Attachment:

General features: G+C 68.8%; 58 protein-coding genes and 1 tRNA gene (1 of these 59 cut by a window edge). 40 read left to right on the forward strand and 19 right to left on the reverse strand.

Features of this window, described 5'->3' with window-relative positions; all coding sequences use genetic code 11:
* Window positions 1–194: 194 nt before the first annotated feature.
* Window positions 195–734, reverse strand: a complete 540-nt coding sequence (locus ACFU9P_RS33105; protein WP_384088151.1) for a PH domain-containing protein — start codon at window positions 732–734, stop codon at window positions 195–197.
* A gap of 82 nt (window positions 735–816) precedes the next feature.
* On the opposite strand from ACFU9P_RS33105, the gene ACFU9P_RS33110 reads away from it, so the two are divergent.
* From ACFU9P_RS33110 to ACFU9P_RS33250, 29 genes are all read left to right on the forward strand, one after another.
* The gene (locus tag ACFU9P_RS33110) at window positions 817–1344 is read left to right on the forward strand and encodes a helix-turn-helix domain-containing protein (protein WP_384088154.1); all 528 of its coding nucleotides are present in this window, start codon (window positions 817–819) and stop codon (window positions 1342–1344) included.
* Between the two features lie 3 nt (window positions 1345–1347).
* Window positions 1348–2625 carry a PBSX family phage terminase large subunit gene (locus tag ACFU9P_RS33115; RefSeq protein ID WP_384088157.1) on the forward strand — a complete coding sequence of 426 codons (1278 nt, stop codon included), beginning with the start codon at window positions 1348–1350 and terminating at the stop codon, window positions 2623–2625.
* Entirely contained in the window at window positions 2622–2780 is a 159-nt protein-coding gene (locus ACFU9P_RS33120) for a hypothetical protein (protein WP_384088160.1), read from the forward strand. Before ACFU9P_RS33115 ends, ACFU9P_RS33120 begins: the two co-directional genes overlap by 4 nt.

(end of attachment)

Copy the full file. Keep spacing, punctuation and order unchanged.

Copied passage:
General features: G+C 68.8%; 58 protein-coding genes and 1 tRNA gene (1 of these 59 cut by a window edge). 40 read left to right on the forward strand and 19 right to left on the reverse strand.

Features of this window, described 5'->3' with window-relative positions; all coding sequences use genetic code 11:
* Window positions 1–194: 194 nt before the first annotated feature.
* Window positions 195–734, reverse strand: a complete 540-nt coding sequence (locus ACFU9P_RS33105; protein WP_384088151.1) for a PH domain-containing protein — start codon at window positions 732–734, stop codon at window positions 195–197.
* A gap of 82 nt (window positions 735–816) precedes the next feature.
* On the opposite strand from ACFU9P_RS33105, the gene ACFU9P_RS33110 reads away from it, so the two are divergent.
* From ACFU9P_RS33110 to ACFU9P_RS33250, 29 genes are all read left to right on the forward strand, one after another.
* The gene (locus tag ACFU9P_RS33110) at window positions 817–1344 is read left to right on the forward strand and encodes a helix-turn-helix domain-containing protein (protein WP_384088154.1); all 528 of its coding nucleotides are present in this window, start codon (window positions 817–819) and stop codon (window positions 1342–1344) included.
* Between the two features lie 3 nt (window positions 1345–1347).
* Window positions 1348–2625 carry a PBSX family phage terminase large subunit gene (locus tag ACFU9P_RS33115; RefSeq protein ID WP_384088157.1) on the forward strand — a complete coding sequence of 426 codons (1278 nt, stop codon included), beginning with the start codon at window positions 1348–1350 and terminating at the stop codon, window positions 2623–2625.
* Entirely contained in the window at window positions 2622–2780 is a 159-nt protein-coding gene (locus ACFU9P_RS33120) for a hypothetical protein (protein WP_384088160.1), read from the forward strand. Before ACFU9P_RS33115 ends, ACFU9P_RS33120 begins: the two co-directional genes overlap by 4 nt.